Researchers hope the technology will allow machines to reuse information, adapt quickly to new conditions and collaborate by sharing information.
The project is part of the initiative Shared-Experience Lifelong Learning (ShELL), a program funded by the Defense Advanced Research Projects Agency (DARPA) – a US government agency credited for some of the biggest technological advances in recent history such as the Internet, the miniaturization of GPS, Siri and the computer mouse.
It started this month and is being led by Dr Andrea Soltoggio of Loughborough’s Computer Science department, in partnership with Dr Soheil Kolouri at Vanderbilt University and Dr Cong Liu at the University of Texas at Dallas, both in the USA.
Dr Soltoggio said: “The idea behind this project is to gain a deep understanding of how and what an AI system learns when dealing with a new task, so that we can exploit task similarities and share information to create fast, reliable and collaborating learning agents.
“One exciting aspect that goes beyond pure technological advances is that this research addresses high-level questions. How can individual entities share information and benefit from each other’s experiences when learning together?
“If one agent makes mistakes while learning a task, can this experience be shared with other agents so that they don’t make the same mistakes?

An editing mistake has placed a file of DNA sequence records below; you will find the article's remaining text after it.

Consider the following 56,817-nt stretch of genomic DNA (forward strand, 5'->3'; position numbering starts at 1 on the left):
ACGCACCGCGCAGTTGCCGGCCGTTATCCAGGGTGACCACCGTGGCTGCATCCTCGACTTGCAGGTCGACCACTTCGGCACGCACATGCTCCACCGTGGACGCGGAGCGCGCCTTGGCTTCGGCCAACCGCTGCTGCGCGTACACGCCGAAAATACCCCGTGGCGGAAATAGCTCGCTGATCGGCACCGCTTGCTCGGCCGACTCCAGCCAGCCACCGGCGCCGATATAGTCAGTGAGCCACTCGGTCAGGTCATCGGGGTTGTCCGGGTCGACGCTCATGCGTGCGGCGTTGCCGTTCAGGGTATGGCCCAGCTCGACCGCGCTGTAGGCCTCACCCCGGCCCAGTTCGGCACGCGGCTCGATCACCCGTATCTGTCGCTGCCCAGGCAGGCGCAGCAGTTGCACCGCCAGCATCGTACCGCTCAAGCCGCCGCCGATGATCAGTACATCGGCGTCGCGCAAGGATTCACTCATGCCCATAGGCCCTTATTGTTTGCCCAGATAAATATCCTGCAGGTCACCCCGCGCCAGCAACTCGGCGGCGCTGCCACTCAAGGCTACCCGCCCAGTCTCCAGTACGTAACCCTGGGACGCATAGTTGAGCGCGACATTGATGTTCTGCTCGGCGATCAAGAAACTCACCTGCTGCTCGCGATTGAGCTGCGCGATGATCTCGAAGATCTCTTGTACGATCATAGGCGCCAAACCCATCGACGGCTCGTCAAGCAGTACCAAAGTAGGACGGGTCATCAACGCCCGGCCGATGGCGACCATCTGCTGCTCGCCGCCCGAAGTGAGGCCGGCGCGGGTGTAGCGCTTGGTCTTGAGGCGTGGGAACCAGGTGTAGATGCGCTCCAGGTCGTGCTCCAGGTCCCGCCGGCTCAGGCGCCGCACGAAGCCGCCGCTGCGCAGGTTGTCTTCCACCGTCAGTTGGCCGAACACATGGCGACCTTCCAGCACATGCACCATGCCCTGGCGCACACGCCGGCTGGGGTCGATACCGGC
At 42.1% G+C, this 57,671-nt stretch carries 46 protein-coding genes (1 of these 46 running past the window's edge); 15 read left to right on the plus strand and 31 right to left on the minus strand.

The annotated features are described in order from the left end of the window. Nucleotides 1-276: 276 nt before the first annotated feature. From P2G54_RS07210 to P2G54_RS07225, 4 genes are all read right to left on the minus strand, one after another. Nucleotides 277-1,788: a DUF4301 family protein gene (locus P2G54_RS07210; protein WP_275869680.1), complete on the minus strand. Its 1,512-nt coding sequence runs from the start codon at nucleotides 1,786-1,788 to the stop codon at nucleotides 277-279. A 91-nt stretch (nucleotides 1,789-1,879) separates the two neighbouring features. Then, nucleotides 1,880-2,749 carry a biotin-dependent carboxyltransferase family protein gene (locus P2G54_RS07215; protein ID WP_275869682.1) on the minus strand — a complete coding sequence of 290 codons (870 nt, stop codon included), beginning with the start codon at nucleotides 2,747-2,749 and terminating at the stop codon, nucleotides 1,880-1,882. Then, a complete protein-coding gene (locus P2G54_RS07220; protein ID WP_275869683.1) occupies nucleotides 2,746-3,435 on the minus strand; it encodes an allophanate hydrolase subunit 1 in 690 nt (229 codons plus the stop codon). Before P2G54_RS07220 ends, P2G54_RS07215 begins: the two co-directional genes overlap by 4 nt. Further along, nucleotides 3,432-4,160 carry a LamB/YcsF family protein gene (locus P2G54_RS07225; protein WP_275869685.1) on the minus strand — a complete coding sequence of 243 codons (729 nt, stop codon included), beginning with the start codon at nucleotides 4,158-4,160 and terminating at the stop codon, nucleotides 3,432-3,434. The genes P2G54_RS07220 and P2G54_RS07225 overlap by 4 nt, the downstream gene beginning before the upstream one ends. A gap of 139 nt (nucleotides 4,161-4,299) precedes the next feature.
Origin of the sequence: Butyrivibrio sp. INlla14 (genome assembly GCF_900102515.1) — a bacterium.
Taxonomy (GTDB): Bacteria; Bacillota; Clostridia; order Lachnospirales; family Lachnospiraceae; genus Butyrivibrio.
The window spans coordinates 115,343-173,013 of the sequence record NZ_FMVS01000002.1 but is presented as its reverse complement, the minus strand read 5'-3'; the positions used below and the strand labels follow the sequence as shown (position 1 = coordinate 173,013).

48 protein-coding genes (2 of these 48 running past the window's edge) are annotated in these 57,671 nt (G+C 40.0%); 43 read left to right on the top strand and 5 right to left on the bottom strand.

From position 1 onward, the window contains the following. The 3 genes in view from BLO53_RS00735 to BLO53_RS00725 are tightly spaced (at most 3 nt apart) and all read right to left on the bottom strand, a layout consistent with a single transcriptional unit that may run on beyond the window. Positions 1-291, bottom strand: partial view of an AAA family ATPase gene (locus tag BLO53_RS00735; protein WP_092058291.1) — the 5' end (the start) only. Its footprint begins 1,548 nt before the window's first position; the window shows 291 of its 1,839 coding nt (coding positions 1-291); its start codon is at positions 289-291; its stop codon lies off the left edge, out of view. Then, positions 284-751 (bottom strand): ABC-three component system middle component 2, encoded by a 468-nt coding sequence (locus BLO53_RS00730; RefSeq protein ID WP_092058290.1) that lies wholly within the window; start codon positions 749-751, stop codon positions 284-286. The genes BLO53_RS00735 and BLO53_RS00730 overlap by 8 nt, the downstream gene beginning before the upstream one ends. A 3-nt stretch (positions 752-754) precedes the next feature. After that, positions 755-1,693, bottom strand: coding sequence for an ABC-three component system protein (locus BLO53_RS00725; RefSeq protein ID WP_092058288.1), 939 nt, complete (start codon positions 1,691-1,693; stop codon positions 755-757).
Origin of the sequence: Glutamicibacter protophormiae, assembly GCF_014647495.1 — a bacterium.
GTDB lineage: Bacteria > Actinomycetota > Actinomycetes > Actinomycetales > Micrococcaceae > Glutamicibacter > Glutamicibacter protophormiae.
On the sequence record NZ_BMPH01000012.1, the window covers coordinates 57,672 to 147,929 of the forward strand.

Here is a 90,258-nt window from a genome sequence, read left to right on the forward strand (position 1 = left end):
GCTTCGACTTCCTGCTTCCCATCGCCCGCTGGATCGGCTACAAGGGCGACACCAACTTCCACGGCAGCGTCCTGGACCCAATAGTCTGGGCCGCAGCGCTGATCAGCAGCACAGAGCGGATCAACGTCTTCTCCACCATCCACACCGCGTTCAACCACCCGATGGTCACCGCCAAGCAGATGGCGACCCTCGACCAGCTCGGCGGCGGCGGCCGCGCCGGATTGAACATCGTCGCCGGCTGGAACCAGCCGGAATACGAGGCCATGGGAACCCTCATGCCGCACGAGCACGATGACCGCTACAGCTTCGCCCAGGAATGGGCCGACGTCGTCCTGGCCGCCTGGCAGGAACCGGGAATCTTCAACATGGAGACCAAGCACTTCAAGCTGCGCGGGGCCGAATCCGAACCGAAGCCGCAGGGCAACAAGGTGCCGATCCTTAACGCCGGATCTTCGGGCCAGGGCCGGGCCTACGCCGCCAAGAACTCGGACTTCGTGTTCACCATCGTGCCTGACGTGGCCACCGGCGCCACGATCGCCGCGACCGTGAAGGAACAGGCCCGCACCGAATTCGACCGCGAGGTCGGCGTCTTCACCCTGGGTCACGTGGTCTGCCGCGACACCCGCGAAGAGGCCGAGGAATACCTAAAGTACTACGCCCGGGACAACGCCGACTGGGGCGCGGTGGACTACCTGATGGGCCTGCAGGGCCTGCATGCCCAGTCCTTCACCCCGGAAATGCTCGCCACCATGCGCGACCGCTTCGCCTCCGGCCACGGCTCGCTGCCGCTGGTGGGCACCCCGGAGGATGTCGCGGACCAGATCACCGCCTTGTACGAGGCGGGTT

“Currently, these questions are mostly unanswered, but our proposal sets out lines of investigation to create such learning processes within AI agents.”
Each university involved in the project will build upon different aspects of lifelong learning, a relatively new area of machine learning research that has grown also with the contribution of the previous Lifelong Learning Machines (L2M) DARPA programme.
Loughborough will focus on novel bio-inspired neural networks that learn shareable knowledge exploiting neuromodulation and synaptic consolidation mechanisms.
Vanderbilt University will concentrate on the algorithmic theory and statistical foundation of the learning mechanisms, and Texas University will focus on the hardware integration and deployment for potential transition to industrial and real-world applications.
The real-world uses of this new technology could include co-operating self-learning autonomous vehicles such as self-driving cars, robotic rescue and exploration systems, distributed monitoring systems to detect emergencies, or cyber security systems of agents that monitor large networks.
The funding is part of DARPA’s Artificial Intelligence Exploration (AIE) program – a streamlined research and development scheme aimed at encouraging quick innovations in rapidly acceleration technology.
Professor Claudia Eberlein, Dean of Loughborough’s School of Science, said: “This funding from DARPA represents a phenomenal success for the University. It recognises the international standing of our AI experts and Dr Soltoggio’s position among the leading authorities in the world on AI.”